Green Arrow/Green Lantern, Vol. 2

The Green Arrow/Green Lantern story arch matures in Volume two.  The authors have continued to tackle real-world issues that reflect the turbulent social period of the 70’s.  From Speedy being a heroin addict to racism, Green Arrow and Green Lantern use their superhero status and skills to do the best they can to keep society together. The authors, however, are using the green duo to bring these gritty issues to the forefront of discussion, which is what literature is supposed to do, isn’t it?

GA GLLike a good wine, the Green Arrow comics have improved with age.  I also think that having Green Lantern as a counterpoint to Green Arrow was good call on behalf of the authors/publishers.  Green Arrow can sometimes be grumpy and cranky while Green Lantern can be naive and vapid.  In Volume 2 Green Lantern finally has removed his rose-colored glasses, but hasn’t lost his people-are-inherently-good outlook.  This bodes well for Green Lantern who has succumbed to an intensely cynical mood, partly due to Speedy’s drug habit and partly because he (GA) is broke.

As I’ve mentioned in my previous reviews of the Green Arrow cannon, this is my first foray into the comic book world.  Being a literature teacher I’ve heard all of the arguments why comics are “bad” for kids to read.  And I have to say that the comics from the 40’s and 50’s are definitely flat and mind numbing.  But as the series has aged, I feel that there’s more grit/meat/content/purpose to the comics as the writers use their medium to speak to their audience.   These more mature comics I can support.  The purpose of literature is, after all, to get the reader to ponder the author’s view of a societal issue so that we are thinking about our own relationship to the observation.  If a comic book writer can accomplish this, than hats off to him/her.  I’d rather my kids/students would be reading something that will make them better thinkers and educated about life’s highs and lows.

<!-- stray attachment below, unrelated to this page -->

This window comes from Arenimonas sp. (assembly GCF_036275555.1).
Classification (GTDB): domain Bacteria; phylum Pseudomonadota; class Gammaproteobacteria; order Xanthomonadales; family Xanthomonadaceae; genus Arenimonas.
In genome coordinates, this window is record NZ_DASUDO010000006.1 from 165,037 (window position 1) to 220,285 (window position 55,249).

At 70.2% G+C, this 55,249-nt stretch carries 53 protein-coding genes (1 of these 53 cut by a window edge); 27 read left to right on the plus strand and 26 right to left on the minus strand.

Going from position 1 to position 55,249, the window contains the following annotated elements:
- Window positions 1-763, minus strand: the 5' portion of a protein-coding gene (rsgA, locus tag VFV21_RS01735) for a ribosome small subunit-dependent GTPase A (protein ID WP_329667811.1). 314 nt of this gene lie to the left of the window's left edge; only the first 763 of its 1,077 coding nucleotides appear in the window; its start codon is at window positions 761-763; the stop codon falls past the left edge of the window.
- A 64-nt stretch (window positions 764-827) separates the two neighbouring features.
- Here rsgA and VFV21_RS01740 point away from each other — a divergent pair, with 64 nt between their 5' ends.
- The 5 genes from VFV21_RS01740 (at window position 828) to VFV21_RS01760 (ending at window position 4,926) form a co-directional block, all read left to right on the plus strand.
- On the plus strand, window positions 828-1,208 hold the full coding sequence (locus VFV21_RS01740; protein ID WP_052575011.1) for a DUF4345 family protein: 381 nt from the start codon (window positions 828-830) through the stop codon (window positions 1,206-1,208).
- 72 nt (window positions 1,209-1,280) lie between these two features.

Advertisements

Green Arrow Green Lantern Vol. 1

Finally.  Two of my favorite superheroes in one comic book!  Green Arrow Green Lantern, Vol 1 by Dennis O’Neil was a nice break from the Green Arrow-as-lead-hero graphic novels that I’ve been reading.  While each newer edition keeps improving on Green Arrow’s cannon, it is nice to have something new thrown into the mix.  In this edition, Green Lantern and Arrow join forces to find out what it means to be American and fight evil a long the way.  What’s not made clear is why they are finding out what America’s heart and soul is nor if they found it.  But there were some good moments a long the way.